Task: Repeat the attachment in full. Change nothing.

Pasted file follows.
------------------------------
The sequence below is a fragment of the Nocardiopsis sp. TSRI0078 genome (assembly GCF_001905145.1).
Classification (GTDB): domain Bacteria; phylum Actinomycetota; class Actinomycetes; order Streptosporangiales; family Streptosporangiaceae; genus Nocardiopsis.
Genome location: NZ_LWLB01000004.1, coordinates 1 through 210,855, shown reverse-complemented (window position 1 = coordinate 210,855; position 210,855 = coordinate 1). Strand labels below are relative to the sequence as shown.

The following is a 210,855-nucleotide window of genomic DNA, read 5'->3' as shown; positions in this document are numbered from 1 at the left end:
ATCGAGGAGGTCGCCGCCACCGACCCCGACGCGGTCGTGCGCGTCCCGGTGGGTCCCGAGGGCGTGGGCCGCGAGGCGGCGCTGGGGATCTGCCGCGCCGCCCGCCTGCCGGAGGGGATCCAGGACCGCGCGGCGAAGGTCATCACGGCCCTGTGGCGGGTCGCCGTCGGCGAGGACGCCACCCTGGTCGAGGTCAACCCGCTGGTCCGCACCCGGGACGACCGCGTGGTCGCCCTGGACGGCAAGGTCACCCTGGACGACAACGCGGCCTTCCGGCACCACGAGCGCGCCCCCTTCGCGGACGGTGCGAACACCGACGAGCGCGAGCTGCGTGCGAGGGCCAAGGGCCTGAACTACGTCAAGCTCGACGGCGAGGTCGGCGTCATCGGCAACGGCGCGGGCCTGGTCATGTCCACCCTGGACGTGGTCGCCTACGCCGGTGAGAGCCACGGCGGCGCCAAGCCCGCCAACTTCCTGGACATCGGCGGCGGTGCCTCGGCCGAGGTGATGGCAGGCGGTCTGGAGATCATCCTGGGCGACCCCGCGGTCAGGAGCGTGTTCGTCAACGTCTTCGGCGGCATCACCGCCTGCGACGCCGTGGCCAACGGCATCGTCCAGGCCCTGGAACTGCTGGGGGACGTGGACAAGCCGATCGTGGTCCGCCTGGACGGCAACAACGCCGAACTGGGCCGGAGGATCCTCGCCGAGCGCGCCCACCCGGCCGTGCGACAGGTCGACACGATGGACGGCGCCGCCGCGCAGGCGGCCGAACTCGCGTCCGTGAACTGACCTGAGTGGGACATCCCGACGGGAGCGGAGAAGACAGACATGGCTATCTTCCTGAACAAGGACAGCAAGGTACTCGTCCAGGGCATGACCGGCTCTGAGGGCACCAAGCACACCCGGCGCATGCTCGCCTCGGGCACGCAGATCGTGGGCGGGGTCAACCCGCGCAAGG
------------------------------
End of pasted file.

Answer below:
The sequence below is a fragment of the Nocardiopsis sp. TSRI0078 genome (assembly GCF_001905145.1).
Classification (GTDB): domain Bacteria; phylum Actinomycetota; class Actinomycetes; order Streptosporangiales; family Streptosporangiaceae; genus Nocardiopsis.
Genome location: NZ_LWLB01000004.1, coordinates 1 through 210,855, shown reverse-complemented (window position 1 = coordinate 210,855; position 210,855 = coordinate 1). Strand labels below are relative to the sequence as shown.

The following is a 210,855-nucleotide window of genomic DNA, read 5'->3' as shown; positions in this document are numbered from 1 at the left end:
ATCGAGGAGGTCGCCGCCACCGACCCCGACGCGGTCGTGCGCGTCCCGGTGGGTCCCGAGGGCGTGGGCCGCGAGGCGGCGCTGGGGATCTGCCGCGCCGCCCGCCTGCCGGAGGGGATCCAGGACCGCGCGGCGAAGGTCATCACGGCCCTGTGGCGGGTCGCCGTCGGCGAGGACGCCACCCTGGTCGAGGTCAACCCGCTGGTCCGCACCCGGGACGACCGCGTGGTCGCCCTGGACGGCAAGGTCACCCTGGACGACAACGCGGCCTTCCGGCACCACGAGCGCGCCCCCTTCGCGGACGGTGCGAACACCGACGAGCGCGAGCTGCGTGCGAGGGCCAAGGGCCTGAACTACGTCAAGCTCGACGGCGAGGTCGGCGTCATCGGCAACGGCGCGGGCCTGGTCATGTCCACCCTGGACGTGGTCGCCTACGCCGGTGAGAGCCACGGCGGCGCCAAGCCCGCCAACTTCCTGGACATCGGCGGCGGTGCCTCGGCCGAGGTGATGGCAGGCGGTCTGGAGATCATCCTGGGCGACCCCGCGGTCAGGAGCGTGTTCGTCAACGTCTTCGGCGGCATCACCGCCTGCGACGCCGTGGCCAACGGCATCGTCCAGGCCCTGGAACTGCTGGGGGACGTGGACAAGCCGATCGTGGTCCGCCTGGACGGCAACAACGCCGAACTGGGCCGGAGGATCCTCGCCGAGCGCGCCCACCCGGCCGTGCGACAGGTCGACACGATGGACGGCGCCGCCGCGCAGGCGGCCGAACTCGCGTCCGTGAACTGACCTGAGTGGGACATCCCGACGGGAGCGGAGAAGACAGACATGGCTATCTTCCTGAACAAGGACAGCAAGGTACTCGTCCAGGGCATGACCGGCTCTGAGGGCACCAAGCACACCCGGCGCATGCTCGCCTCGGGCACGCAGATCGTGGGCGGGGTCAACCCGCGCAAGG